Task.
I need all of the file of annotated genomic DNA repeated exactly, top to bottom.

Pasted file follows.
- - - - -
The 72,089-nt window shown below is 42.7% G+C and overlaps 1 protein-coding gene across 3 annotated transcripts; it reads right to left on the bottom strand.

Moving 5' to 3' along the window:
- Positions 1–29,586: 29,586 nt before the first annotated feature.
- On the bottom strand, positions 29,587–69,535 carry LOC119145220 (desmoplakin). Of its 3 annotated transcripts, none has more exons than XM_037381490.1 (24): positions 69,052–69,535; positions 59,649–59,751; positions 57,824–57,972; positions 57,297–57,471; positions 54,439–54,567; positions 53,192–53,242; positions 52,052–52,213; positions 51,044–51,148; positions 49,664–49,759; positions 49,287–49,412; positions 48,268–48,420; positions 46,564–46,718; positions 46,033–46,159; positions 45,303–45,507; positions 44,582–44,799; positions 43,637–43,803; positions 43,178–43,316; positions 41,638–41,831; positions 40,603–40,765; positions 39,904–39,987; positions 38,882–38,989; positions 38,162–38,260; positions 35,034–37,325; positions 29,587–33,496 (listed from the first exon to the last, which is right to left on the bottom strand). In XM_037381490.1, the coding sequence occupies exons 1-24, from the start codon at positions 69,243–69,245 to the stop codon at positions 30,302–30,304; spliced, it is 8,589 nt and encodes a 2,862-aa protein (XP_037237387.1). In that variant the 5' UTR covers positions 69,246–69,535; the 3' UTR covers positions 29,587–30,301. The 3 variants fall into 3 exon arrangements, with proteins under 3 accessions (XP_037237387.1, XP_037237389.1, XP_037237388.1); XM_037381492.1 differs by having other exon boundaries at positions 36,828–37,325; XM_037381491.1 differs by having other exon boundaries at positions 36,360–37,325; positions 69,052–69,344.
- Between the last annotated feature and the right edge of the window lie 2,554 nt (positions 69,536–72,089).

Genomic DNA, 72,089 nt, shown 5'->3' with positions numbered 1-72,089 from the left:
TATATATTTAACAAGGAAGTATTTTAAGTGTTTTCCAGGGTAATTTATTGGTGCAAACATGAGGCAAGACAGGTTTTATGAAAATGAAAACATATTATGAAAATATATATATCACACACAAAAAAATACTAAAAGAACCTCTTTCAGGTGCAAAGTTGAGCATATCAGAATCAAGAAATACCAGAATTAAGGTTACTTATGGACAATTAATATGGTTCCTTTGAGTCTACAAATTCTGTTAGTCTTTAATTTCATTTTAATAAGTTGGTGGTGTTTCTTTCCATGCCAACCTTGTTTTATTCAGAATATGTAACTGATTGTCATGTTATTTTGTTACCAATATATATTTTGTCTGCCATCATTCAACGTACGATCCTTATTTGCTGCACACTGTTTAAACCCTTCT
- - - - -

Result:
The 72,089-nt window shown below is 42.7% G+C and overlaps 1 protein-coding gene across 3 annotated transcripts; it reads right to left on the bottom strand.

Moving 5' to 3' along the window:
- Positions 1–29,586: 29,586 nt before the first annotated feature.
- On the bottom strand, positions 29,587–69,535 carry LOC119145220 (desmoplakin). Of its 3 annotated transcripts, none has more exons than XM_037381490.1 (24): positions 69,052–69,535; positions 59,649–59,751; positions 57,824–57,972; positions 57,297–57,471; positions 54,439–54,567; positions 53,192–53,242; positions 52,052–52,213; positions 51,044–51,148; positions 49,664–49,759; positions 49,287–49,412; positions 48,268–48,420; positions 46,564–46,718; positions 46,033–46,159; positions 45,303–45,507; positions 44,582–44,799; positions 43,637–43,803; positions 43,178–43,316; positions 41,638–41,831; positions 40,603–40,765; positions 39,904–39,987; positions 38,882–38,989; positions 38,162–38,260; positions 35,034–37,325; positions 29,587–33,496 (listed from the first exon to the last, which is right to left on the bottom strand). In XM_037381490.1, the coding sequence occupies exons 1-24, from the start codon at positions 69,243–69,245 to the stop codon at positions 30,302–30,304; spliced, it is 8,589 nt and encodes a 2,862-aa protein (XP_037237387.1). In that variant the 5' UTR covers positions 69,246–69,535; the 3' UTR covers positions 29,587–30,301. The 3 variants fall into 3 exon arrangements, with proteins under 3 accessions (XP_037237387.1, XP_037237389.1, XP_037237388.1); XM_037381492.1 differs by having other exon boundaries at positions 36,828–37,325; XM_037381491.1 differs by having other exon boundaries at positions 36,360–37,325; positions 69,052–69,344.
- Between the last annotated feature and the right edge of the window lie 2,554 nt (positions 69,536–72,089).

Genomic DNA, 72,089 nt, shown 5'->3' with positions numbered 1-72,089 from the left:
TATATATTTAACAAGGAAGTATTTTAAGTGTTTTCCAGGGTAATTTATTGGTGCAAACATGAGGCAAGACAGGTTTTATGAAAATGAAAACATATTATGAAAATATATATATCACACACAAAAAAATACTAAAAGAACCTCTTTCAGGTGCAAAGTTGAGCATATCAGAATCAAGAAATACCAGAATTAAGGTTACTTATGGACAATTAATATGGTTCCTTTGAGTCTACAAATTCTGTTAGTCTTTAATTTCATTTTAATAAGTTGGTGGTGTTTCTTTCCATGCCAACCTTGTTTTATTCAGAATATGTAACTGATTGTCATGTTATTTTGTTACCAATATATATTTTGTCTGCCATCATTCAACGTACGATCCTTATTTGCTGCACACTGTTTAAACCCTTCT